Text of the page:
Getting the balance of code coverage right for your tests is important. If you test too much – the level of effort required to implement the tests outweighs the return on investment. If you test too little – you leave your product at risk of too many undetected flaws at release.
There are some good rules of thumb to apply when deciding what level of coverage will work for you:
- Determine the cost of failure. If the failure of your code might result in large financial penalties or risks to your customers – your testing needs to cover that area of code.
- Determine the resources at your disposal. You need to be realistic about the work your team can do if your team isn’t big enough or lacks the experience to churn out tests quickly – consider reducing the level of coverage.
- Ensure your design is compatible with testing. If you incorporate testing into your design strategy you’ll be able to achieve higher levels of coverage more easily.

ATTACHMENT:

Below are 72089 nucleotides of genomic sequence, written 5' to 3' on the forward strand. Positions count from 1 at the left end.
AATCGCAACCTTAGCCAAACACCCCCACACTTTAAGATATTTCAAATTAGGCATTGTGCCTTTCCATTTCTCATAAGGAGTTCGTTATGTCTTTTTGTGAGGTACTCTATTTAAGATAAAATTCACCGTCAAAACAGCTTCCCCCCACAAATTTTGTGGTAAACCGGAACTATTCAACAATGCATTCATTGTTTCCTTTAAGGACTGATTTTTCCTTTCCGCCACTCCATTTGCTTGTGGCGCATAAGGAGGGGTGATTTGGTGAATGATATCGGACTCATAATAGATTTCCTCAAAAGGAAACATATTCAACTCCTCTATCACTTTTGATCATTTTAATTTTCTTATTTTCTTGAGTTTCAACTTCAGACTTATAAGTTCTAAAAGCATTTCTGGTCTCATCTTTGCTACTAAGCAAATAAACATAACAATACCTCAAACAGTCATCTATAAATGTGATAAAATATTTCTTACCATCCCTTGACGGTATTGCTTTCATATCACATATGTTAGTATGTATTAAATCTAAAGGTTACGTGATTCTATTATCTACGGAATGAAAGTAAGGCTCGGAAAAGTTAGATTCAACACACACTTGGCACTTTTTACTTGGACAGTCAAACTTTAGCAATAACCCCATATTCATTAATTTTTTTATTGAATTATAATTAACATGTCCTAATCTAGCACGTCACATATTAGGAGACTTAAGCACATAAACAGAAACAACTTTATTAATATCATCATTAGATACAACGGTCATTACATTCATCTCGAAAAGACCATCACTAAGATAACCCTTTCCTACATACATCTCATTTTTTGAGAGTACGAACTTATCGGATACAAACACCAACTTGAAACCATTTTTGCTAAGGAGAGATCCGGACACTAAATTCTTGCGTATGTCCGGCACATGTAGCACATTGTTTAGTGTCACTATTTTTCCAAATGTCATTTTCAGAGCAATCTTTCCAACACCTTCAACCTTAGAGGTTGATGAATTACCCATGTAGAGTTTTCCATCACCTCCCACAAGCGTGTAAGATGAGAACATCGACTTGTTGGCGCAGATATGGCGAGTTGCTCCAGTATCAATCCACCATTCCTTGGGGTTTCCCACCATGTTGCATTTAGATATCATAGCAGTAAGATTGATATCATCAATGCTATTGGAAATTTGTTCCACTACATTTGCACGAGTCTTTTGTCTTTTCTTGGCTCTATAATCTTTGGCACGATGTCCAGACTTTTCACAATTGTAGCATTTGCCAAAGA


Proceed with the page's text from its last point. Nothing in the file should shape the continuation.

- Examine the status of development. If the testing is going to apply to legacy code that you don’t have the resources to work on it – reduce the coverage.
A Baseline for Code Coverage
The more complex the level of testing – the less code coverage you can expect to achieve. Unit-tests are the simplest form of testing, integration testing is more complex and system testing more complex still.
A good baseline for code coverage would be 90%/80%/70% for unit-testing, integration testing and system testing respectively.
You may use a wide variety of coverage metrics (line, block, decision, modified decision) at a macro level they should all have approximately equal levels of coverage. Though you should expect noticeable variation across different areas of code at the micro level.
Our advanced test analyst package will help you master these concepts and pass your exam: Click here to purchase.